09 October 2013
Family receives £4m compensation after hospital failings
The family of eight-year-old Hollie McDowall have been awarded compensation totalling £4 million from the NHS Litigation Authority after serious failings by University Hospital Coventry left the youngster with brain damage.
Hollie was born with a significant brain injury that means she now requires round-the-clock care after medical errors during her birth led to her being deprived of oxygen, the Daily Mail reports.
She is unable to sit upright unaided, cannot communicate, is doubly incontinent, prone to seizures and has limited vision, meaning she requires constant supervision and attention to ensure her needs are met.
Born on April 16th 2005, Hollie's delivery suffered severe complications when hospital staff failed to adequately monitor her breathing and a number of significant dips in her heart rate went unchecked.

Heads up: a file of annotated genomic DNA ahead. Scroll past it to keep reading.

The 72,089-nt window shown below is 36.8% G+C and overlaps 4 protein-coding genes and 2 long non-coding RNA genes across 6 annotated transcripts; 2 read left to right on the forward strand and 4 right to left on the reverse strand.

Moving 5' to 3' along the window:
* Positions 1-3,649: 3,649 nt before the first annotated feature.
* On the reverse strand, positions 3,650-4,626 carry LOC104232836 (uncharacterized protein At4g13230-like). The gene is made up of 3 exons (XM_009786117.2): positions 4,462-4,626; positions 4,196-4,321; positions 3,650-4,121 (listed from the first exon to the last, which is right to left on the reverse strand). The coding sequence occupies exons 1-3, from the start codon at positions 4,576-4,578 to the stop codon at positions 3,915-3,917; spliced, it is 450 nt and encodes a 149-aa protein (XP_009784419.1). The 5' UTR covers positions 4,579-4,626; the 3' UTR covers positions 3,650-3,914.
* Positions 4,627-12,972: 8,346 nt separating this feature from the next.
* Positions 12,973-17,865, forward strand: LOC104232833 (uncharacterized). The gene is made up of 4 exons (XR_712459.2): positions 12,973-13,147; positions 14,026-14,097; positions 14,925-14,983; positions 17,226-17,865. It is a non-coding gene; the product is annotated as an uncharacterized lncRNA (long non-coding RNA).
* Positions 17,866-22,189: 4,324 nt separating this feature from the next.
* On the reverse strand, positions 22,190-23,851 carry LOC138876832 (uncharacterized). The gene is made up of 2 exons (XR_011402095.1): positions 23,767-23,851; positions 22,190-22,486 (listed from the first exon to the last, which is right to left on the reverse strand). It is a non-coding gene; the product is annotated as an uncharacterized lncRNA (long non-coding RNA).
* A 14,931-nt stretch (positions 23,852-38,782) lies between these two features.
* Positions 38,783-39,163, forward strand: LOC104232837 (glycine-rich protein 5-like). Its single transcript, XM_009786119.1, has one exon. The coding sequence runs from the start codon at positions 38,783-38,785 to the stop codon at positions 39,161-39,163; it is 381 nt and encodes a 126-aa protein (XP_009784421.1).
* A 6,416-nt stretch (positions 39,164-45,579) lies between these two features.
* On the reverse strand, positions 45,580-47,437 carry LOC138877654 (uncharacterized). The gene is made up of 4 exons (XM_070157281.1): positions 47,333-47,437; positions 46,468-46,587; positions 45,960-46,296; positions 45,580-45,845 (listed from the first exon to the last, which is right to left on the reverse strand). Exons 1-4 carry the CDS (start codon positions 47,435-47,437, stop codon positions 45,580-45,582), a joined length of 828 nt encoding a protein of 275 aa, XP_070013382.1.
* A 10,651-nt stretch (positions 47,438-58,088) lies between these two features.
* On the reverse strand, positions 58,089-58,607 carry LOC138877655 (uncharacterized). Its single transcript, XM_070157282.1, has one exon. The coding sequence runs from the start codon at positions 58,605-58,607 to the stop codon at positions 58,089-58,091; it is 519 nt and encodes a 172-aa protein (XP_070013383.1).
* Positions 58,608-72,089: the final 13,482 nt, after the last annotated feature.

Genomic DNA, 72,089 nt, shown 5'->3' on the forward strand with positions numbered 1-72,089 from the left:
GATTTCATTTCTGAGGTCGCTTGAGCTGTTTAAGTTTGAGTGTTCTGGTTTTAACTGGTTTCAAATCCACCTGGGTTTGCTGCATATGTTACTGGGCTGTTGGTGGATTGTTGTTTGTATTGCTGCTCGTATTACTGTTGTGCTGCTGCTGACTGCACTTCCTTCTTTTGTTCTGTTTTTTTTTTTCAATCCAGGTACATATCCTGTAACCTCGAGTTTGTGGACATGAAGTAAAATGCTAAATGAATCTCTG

After an almost 20-hour labour, during which time the baby's heart rate dropped dangerously low, Hollie was born pale, floppy and not breathing. However, she was successfully resuscitated and rushed to the neonatal department where it was confirmed she had suffered severe oxygen deprivation.
As a result of her injuries, Hollie's mother Maryellen McDowall brought the claim against University Hospitals Coventry and Warwickshire NHS Trust when her child was just six months old.
It has taken a long legal battle to get to this point, but the family have now been awarded a lump sum of £1.7 million and additional annual lifetime payments to help with the costs of Hollie's care.
Meghana Pandit, chief medical officer at University Hospital, told the newspaper: "All staff now attend mandatory training sessions on electronic foetal monitoring and the use of foetal blood sampling.
"No amount of money can ever compensate for distress and suffering but I trust the family will take comfort knowing the financial settlement will go some way towards helping Hollie."
The compensation will now ensure the family is able to invest in the latest equipment and care to give Hollie the best standard of life possible, while also providing the peace of mind of long-term financial security.
By Francesca Witney